at the Capitol Drive-In.
The VW’s black vinyl
stuck to the backs of my thighs.
I sat in the passenger seat,
a habit from when I was little.
There was a smell
I hoped my parents wouldn’t notice.
I was allowed to hang
the heavy speaker on
my half rolled down window,
to control the volume.
We brought our own cans
of pop in a cooler stashed
on the floorboards.
Slunk low during the trailers,
Dad reached through
the bucket seats into
a bowl of popcorn from home
balanced on the parking brake.
Mom had read the novel
so she whimpered
before the shark took the girl’s foot.
We often swam in the Pacific,
knew a limb could be severed,
blood pooling before your numb,
stupid self-realized what was happening.
My dad was king
of the jump scare. His moment
just as Quint and Brody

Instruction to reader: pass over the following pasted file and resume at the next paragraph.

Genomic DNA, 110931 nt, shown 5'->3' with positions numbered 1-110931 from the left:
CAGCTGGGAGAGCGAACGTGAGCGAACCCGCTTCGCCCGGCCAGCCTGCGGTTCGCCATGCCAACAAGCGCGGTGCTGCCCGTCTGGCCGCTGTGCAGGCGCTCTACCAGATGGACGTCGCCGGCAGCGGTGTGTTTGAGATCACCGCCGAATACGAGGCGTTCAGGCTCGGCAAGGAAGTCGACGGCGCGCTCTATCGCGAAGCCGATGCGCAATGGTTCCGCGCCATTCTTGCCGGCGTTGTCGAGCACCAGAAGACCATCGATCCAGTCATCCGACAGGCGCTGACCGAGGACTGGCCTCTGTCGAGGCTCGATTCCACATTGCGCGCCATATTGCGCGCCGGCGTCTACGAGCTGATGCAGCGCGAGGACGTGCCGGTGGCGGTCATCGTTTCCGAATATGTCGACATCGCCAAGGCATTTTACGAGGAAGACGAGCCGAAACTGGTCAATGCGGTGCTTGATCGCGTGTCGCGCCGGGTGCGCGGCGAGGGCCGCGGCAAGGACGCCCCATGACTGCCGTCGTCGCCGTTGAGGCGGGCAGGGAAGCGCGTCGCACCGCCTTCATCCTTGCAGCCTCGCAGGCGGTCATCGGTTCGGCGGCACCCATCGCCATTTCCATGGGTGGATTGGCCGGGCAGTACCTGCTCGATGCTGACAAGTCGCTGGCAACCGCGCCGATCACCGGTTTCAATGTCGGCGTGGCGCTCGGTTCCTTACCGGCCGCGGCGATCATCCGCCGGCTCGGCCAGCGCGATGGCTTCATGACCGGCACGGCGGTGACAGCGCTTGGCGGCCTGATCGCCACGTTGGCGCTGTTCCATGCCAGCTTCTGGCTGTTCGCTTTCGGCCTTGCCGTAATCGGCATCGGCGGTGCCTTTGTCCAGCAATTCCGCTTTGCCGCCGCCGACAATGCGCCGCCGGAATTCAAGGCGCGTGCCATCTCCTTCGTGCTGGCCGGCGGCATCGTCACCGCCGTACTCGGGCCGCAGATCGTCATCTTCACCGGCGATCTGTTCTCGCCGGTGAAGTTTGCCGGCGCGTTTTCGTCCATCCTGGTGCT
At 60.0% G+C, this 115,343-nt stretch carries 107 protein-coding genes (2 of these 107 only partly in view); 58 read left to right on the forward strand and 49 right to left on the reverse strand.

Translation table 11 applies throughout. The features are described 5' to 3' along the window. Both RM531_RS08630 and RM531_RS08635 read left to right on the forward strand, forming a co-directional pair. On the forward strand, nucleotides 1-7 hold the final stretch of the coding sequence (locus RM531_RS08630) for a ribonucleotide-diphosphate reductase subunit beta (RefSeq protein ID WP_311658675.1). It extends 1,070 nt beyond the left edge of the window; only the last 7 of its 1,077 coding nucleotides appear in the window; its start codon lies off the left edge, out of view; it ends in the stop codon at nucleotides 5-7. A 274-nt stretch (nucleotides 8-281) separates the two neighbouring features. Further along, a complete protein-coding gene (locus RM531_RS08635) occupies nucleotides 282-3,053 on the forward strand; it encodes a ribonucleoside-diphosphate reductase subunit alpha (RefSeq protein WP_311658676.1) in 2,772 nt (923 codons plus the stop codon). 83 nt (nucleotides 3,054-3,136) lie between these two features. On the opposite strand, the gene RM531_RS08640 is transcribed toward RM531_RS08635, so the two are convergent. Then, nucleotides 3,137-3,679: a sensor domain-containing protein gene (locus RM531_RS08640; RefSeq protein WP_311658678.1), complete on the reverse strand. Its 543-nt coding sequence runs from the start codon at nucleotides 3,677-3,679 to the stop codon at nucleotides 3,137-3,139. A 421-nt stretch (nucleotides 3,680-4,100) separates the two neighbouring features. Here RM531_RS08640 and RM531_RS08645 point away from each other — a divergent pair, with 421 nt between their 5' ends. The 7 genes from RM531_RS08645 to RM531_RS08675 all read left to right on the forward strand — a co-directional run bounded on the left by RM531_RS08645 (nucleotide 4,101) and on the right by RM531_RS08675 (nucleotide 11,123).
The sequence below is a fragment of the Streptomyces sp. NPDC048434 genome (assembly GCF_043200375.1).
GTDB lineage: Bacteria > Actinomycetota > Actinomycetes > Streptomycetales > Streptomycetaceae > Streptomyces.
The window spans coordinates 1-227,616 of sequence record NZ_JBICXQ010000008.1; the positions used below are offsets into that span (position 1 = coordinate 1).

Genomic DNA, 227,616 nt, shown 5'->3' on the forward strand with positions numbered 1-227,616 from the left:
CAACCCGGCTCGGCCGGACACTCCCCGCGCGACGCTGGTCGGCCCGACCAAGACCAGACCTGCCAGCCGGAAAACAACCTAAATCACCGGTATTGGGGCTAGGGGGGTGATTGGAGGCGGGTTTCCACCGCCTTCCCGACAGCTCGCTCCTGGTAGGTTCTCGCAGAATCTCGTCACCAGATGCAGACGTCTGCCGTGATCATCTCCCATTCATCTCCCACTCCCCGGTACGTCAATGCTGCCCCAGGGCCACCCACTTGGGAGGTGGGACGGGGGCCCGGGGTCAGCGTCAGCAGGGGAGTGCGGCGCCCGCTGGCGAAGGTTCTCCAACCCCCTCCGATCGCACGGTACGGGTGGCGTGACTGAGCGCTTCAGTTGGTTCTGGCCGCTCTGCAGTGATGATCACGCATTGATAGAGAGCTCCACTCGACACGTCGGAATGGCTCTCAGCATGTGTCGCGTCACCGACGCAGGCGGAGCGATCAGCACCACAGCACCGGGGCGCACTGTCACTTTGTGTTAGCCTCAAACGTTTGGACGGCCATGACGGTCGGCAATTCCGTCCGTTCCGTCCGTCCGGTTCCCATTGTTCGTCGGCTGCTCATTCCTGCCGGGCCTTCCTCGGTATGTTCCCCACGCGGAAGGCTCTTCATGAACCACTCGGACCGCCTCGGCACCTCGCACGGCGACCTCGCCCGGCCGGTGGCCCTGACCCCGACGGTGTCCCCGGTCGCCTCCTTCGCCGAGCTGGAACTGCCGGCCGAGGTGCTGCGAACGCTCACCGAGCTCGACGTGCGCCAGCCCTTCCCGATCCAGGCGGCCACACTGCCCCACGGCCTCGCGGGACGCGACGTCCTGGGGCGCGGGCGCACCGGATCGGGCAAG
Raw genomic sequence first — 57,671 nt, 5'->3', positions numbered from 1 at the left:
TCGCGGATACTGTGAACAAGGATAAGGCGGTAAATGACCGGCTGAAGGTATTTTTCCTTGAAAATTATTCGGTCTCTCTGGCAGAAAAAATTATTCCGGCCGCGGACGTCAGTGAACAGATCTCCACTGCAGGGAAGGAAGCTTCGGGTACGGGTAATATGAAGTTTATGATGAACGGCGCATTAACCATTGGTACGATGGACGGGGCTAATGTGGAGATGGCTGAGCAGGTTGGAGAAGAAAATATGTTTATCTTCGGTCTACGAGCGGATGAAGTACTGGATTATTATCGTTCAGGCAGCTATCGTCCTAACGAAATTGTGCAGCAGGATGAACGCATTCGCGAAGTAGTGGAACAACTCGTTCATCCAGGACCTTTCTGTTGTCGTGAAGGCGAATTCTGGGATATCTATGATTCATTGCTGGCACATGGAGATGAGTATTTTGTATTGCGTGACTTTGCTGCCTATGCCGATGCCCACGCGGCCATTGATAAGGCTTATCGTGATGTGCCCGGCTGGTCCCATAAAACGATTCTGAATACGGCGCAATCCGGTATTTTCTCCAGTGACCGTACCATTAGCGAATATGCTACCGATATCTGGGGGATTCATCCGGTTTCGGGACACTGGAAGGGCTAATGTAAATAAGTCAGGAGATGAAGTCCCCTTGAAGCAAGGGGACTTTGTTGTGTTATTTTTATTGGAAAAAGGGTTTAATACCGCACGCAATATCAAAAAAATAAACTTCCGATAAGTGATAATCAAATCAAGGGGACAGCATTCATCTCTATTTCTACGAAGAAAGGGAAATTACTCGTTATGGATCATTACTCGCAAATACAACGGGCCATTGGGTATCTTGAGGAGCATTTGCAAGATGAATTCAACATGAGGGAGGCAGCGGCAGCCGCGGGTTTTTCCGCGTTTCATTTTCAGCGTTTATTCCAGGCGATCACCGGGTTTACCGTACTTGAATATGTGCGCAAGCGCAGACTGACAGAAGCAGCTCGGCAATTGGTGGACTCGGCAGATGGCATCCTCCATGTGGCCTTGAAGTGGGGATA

and Hooper set off in the Orca.
We expected it, always, but
still screamed when he grabbed us,
upset the popcorn tub, Mom saying
Dammit, Edward, him grinning.
On the drive home, the smell
rose and I felt wet between my legs,
glad for the plastic seats. The brick
red stain of it scarier than the movie.
I lay awake all night,
afraid of a shark
under my bed.
(c) Copyright 2016 Debra McQueen
Debra McQueen is a motorcycle-riding special education teacher by day and darkishly comic performing poet by night. She’s been called “a working woman’s Maggie Estep, a salt-of-the-earth phrase hammerer that’s more mozzarella than camembert.” (Travis Bland Free Times Review 7/7/16)
Her poems, short stories, and travel writing have appeared in a wide array of publications. In 2016, she won the Jeanne Crandall Broulik Memorial Prize for her poem “Advice” and placed in the top 12 of 5,000 poems in the Wergle Flomp Humor Poetry Contest with “Bad Buddha.”
Her poetry collection Bad Girlfriend came out on Singing Bone Press in 2015.
She lives in Denver, CO and is at work on her next book.
You can visit Debra at:
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